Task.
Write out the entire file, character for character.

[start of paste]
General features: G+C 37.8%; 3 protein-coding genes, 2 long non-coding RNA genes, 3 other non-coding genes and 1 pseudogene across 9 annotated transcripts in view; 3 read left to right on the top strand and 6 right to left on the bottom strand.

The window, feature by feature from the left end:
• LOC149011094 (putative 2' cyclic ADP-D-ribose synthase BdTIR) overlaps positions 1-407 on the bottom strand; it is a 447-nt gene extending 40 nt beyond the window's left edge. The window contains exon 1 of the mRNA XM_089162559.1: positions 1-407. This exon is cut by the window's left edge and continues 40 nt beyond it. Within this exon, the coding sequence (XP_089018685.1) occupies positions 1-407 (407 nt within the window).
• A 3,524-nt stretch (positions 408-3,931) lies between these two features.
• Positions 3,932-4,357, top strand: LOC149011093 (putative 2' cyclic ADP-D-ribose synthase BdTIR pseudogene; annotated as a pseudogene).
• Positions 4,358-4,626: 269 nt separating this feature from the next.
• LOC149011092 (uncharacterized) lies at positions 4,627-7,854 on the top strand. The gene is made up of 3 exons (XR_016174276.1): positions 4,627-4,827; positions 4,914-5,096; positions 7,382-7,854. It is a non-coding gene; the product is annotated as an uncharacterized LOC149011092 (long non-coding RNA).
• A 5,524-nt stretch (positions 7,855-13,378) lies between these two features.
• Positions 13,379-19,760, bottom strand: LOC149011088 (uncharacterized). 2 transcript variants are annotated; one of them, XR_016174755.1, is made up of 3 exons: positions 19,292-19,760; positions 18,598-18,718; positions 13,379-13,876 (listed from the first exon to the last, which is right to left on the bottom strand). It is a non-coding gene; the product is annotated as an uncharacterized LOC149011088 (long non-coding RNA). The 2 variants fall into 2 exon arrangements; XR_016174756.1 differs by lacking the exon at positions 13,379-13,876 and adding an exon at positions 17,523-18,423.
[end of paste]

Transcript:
General features: G+C 37.8%; 3 protein-coding genes, 2 long non-coding RNA genes, 3 other non-coding genes and 1 pseudogene across 9 annotated transcripts in view; 3 read left to right on the top strand and 6 right to left on the bottom strand.

The window, feature by feature from the left end:
• LOC149011094 (putative 2' cyclic ADP-D-ribose synthase BdTIR) overlaps positions 1-407 on the bottom strand; it is a 447-nt gene extending 40 nt beyond the window's left edge. The window contains exon 1 of the mRNA XM_089162559.1: positions 1-407. This exon is cut by the window's left edge and continues 40 nt beyond it. Within this exon, the coding sequence (XP_089018685.1) occupies positions 1-407 (407 nt within the window).
• A 3,524-nt stretch (positions 408-3,931) lies between these two features.
• Positions 3,932-4,357, top strand: LOC149011093 (putative 2' cyclic ADP-D-ribose synthase BdTIR pseudogene; annotated as a pseudogene).
• Positions 4,358-4,626: 269 nt separating this feature from the next.
• LOC149011092 (uncharacterized) lies at positions 4,627-7,854 on the top strand. The gene is made up of 3 exons (XR_016174276.1): positions 4,627-4,827; positions 4,914-5,096; positions 7,382-7,854. It is a non-coding gene; the product is annotated as an uncharacterized LOC149011092 (long non-coding RNA).
• A 5,524-nt stretch (positions 7,855-13,378) lies between these two features.
• Positions 13,379-19,760, bottom strand: LOC149011088 (uncharacterized). 2 transcript variants are annotated; one of them, XR_016174755.1, is made up of 3 exons: positions 19,292-19,760; positions 18,598-18,718; positions 13,379-13,876 (listed from the first exon to the last, which is right to left on the bottom strand). It is a non-coding gene; the product is annotated as an uncharacterized LOC149011088 (long non-coding RNA). The 2 variants fall into 2 exon arrangements; XR_016174756.1 differs by lacking the exon at positions 13,379-13,876 and adding an exon at positions 17,523-18,423.